When the children are asleep, the farmhouse cloaked in fog—Jung and Mimi slumbering by the fire, Goliath gone home with Henri—Lisa and Philip sit on the sofa and cling to each other until they feel the danger has passed, at least enough to go to bed.

fin

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The Waiter Considers Psychoanalysis

“Have you ever been attracted to psychoanalysis?” asks Hilda Rubenstein, nodding her thanks to Philip as he sets a goblet of white wine before her.

“Are we speaking of undergoing psychoanalysis?” asks Philip, stepping back from the table where Hilda is dining alone. “Or studying the methodology?”

“Undergoing,” says Hilda, tasting the wine. “Oh you’re right, Philip. I love this. And for so long I thought Riesling would be too sweet for my taste.”

“Wine appellations often confuse more than clarify,” says Philip, pleased she likes the wine.

Hilda is Swiss, seventy-four, tall and sturdy with long silvery gray hair she always wears in a braid. A Jungian psychoanalyst, she has lived in Berkeley, California for forty years. Widowed nine years ago, Hilda’s one child, Tamara, is a playwright and professor of Drama at a university in Oregon, no grandchildren in sight. And though Hilda has many acquaintances, her husband was her best friend and she misses him.

Philip’s mother was French, his father Italian American, and he grew up speaking French at home, English in the outside world. He is forty-seven, childless, and has been a waiter for twenty years, the last nine at the famed Le Scélérat in Berkeley. Graceful and slender, with dark brown eyes and curly black hair, he has been serving Hilda every Wednesday evening for his entire tenure at Le Scélérat, and she is by far his favorite customer.

“To answer your question,” says Philip, speaking French with Hilda as they often do when she dines alone, “no, I have never considered undergoing psychoanalysis. Both the cost, which I cannot easily afford, and a preference for more body-oriented therapies led me elsewhere.”

“I would like to offer you free sessions,” says Hilda, replying in French. “Twice a week for an hour and a half each time. If this appeals to you, let me know.”

*

On a warm day in September, Philip and his sweetheart Lisa are picnicking on Baker Beach in San Francisco with their friends Marcel and Andrea. Lisa is thirty-nine, a massage therapist, Marcel is forty-four, a waiter at Le Vagabond in San Francisco, and Andrea, Marcel’s wife, is forty-one, a sous chef at Le Vagabond.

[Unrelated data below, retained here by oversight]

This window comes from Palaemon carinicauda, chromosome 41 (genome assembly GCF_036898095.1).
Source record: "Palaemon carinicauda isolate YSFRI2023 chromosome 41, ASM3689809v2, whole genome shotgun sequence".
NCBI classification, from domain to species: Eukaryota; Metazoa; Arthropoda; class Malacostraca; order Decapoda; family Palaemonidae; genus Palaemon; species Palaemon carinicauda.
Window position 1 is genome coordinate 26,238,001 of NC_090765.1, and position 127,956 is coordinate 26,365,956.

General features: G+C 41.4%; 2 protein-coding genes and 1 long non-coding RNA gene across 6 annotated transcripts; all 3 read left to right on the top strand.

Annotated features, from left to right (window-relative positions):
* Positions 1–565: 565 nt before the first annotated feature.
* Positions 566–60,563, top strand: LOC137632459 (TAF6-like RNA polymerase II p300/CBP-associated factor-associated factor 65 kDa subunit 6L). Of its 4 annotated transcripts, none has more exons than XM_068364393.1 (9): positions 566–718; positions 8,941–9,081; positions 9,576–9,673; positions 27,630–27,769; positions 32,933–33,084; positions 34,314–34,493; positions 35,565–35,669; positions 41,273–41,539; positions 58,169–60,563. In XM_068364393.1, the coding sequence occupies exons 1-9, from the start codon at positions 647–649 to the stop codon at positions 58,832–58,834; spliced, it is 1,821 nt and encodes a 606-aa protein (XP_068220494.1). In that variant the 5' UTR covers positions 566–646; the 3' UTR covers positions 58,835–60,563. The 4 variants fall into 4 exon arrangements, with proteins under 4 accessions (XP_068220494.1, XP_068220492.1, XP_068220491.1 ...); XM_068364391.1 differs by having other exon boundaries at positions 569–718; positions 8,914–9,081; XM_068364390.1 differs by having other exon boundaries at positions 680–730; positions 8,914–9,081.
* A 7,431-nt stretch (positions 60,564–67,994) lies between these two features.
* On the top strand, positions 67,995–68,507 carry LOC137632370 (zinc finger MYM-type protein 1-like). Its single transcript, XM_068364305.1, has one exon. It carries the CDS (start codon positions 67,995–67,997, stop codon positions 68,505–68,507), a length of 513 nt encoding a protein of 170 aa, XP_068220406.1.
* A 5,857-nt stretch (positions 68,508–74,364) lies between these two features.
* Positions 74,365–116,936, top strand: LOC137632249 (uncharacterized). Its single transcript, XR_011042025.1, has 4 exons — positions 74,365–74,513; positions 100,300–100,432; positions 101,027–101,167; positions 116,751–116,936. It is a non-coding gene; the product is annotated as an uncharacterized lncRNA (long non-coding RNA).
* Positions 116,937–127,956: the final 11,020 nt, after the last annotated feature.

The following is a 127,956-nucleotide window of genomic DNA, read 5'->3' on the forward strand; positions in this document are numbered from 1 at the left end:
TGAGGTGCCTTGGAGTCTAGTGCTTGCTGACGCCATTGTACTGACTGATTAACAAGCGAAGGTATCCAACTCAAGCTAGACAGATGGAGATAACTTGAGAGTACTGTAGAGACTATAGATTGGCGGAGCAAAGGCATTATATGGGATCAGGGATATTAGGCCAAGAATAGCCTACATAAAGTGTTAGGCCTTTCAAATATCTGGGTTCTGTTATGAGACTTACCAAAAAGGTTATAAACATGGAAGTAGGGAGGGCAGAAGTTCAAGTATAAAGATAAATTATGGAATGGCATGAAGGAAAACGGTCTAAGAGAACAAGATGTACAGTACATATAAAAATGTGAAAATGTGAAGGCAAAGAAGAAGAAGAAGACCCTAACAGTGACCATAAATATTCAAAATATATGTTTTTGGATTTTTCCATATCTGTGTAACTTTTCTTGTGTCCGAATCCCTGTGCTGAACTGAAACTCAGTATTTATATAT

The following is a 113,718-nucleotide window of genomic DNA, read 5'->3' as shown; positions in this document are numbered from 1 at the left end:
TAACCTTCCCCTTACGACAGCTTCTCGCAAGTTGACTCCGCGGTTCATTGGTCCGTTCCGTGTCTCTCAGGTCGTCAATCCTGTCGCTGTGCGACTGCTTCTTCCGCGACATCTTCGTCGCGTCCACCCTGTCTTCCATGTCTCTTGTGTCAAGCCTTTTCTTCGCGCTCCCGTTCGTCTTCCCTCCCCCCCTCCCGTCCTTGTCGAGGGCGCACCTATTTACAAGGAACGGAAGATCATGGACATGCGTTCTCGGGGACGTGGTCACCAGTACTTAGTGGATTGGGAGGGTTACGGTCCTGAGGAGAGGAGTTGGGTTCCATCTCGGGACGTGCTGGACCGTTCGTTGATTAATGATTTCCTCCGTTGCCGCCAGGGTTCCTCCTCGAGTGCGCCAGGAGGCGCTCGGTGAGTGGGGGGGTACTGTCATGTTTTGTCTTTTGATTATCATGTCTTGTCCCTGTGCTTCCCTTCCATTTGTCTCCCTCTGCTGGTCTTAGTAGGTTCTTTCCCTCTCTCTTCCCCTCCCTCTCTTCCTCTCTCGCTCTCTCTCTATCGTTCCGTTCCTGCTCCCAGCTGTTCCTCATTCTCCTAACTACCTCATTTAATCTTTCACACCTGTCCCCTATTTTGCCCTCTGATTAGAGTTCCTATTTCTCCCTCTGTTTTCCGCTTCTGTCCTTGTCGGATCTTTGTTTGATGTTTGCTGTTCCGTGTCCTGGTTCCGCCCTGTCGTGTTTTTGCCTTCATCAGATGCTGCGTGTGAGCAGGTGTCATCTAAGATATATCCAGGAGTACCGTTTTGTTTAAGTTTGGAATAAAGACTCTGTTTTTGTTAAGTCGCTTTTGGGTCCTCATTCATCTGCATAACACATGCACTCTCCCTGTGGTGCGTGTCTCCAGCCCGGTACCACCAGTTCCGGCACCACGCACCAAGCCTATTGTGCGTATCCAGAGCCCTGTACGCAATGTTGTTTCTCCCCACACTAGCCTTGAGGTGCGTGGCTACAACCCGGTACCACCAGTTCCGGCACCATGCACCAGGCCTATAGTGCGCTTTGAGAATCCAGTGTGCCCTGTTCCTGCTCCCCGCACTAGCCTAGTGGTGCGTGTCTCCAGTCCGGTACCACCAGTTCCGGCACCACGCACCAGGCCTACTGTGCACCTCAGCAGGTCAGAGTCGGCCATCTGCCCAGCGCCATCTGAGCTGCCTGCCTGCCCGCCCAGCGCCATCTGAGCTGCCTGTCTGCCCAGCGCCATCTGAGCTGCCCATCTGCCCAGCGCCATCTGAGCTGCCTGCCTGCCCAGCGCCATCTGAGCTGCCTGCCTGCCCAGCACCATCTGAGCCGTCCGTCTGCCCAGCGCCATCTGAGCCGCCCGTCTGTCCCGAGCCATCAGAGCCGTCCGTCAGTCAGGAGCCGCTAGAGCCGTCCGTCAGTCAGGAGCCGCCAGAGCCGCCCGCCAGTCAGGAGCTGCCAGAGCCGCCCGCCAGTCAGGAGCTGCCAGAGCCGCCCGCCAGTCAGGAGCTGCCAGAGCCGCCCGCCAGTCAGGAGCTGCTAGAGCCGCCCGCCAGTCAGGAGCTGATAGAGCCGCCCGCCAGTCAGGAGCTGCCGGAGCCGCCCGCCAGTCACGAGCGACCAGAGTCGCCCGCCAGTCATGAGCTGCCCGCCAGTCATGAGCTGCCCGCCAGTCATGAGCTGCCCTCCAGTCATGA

When Philip mentions Hilda’s offer of free psychoanalysis, Andrea, girlish with short black hair and tattoos of small flowers scattered sparingly on her arms and legs, says with a faint German accent, “Oh you must, Philip. What an opportunity.”

“Is she in love with you?” asks Marcel, who also has short black hair but no tattoos, his French accent not faint. “Beware, Philip. Transference and so forth.”

“She’s fond of me,” says Philip, smiling at Marcel’s characteristic skepticism. “She’s semi-retired and doesn’t need the money. This would be a gift to me and a fascination for her.”

“So much for the vaunted neutrality of the therapist,” says Marcel, staying in character. “The process is already compromised by your friendship.”

“She’s a Jungian,” says Lisa, her brown hair shoulder-length, her accent purely Californian, though she was born in Brazil and spoke only Brazilian Portuguese until she was ten. “They are not so enthralled by the Freudian insistence on the therapist remaining emotionally detached.” 

“Psychoanalysis,” says Andrea, who in the privacy of her thoughts is in love with Philip. “You’ll be analyzing your dreams with a dream expert. How fantastic.”

“And delving into why you chose to be a waiter,” says Marcel, arching an eyebrow, “rather than continuing your stellar career as a chef.”

“Oh I know why I fled the kitchen for the tables,” says Philip, enjoying the passing parade, many of the beachgoers naked.

“Why did you?” asks Andrea, sounding surprised. “I didn’t know you knew.”

“Nor did I,” says Marcel, looking at Lisa. “Did you know he knew?”